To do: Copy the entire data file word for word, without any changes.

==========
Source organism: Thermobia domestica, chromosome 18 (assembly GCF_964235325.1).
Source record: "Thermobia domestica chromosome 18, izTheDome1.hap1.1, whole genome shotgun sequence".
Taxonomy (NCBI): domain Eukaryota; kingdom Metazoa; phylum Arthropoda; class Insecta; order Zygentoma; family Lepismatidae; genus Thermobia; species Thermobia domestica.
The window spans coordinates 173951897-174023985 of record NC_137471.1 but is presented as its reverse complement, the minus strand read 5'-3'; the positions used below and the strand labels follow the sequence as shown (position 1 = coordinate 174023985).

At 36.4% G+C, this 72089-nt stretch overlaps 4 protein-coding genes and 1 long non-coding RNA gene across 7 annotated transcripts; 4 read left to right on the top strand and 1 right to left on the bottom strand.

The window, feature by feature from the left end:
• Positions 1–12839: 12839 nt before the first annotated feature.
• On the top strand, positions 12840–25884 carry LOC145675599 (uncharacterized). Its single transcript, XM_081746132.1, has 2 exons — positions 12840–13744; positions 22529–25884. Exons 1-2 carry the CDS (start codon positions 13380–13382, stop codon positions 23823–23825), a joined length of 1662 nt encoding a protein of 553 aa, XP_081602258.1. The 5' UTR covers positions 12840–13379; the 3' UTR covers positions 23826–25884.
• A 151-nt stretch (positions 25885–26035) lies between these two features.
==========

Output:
Source organism: Thermobia domestica, chromosome 18 (assembly GCF_964235325.1).
Source record: "Thermobia domestica chromosome 18, izTheDome1.hap1.1, whole genome shotgun sequence".
Taxonomy (NCBI): domain Eukaryota; kingdom Metazoa; phylum Arthropoda; class Insecta; order Zygentoma; family Lepismatidae; genus Thermobia; species Thermobia domestica.
The window spans coordinates 173951897-174023985 of record NC_137471.1 but is presented as its reverse complement, the minus strand read 5'-3'; the positions used below and the strand labels follow the sequence as shown (position 1 = coordinate 174023985).

At 36.4% G+C, this 72089-nt stretch overlaps 4 protein-coding genes and 1 long non-coding RNA gene across 7 annotated transcripts; 4 read left to right on the top strand and 1 right to left on the bottom strand.

The window, feature by feature from the left end:
• Positions 1–12839: 12839 nt before the first annotated feature.
• On the top strand, positions 12840–25884 carry LOC145675599 (uncharacterized). Its single transcript, XM_081746132.1, has 2 exons — positions 12840–13744; positions 22529–25884. Exons 1-2 carry the CDS (start codon positions 13380–13382, stop codon positions 23823–23825), a joined length of 1662 nt encoding a protein of 553 aa, XP_081602258.1. The 5' UTR covers positions 12840–13379; the 3' UTR covers positions 23826–25884.
• A 151-nt stretch (positions 25885–26035) lies between these two features.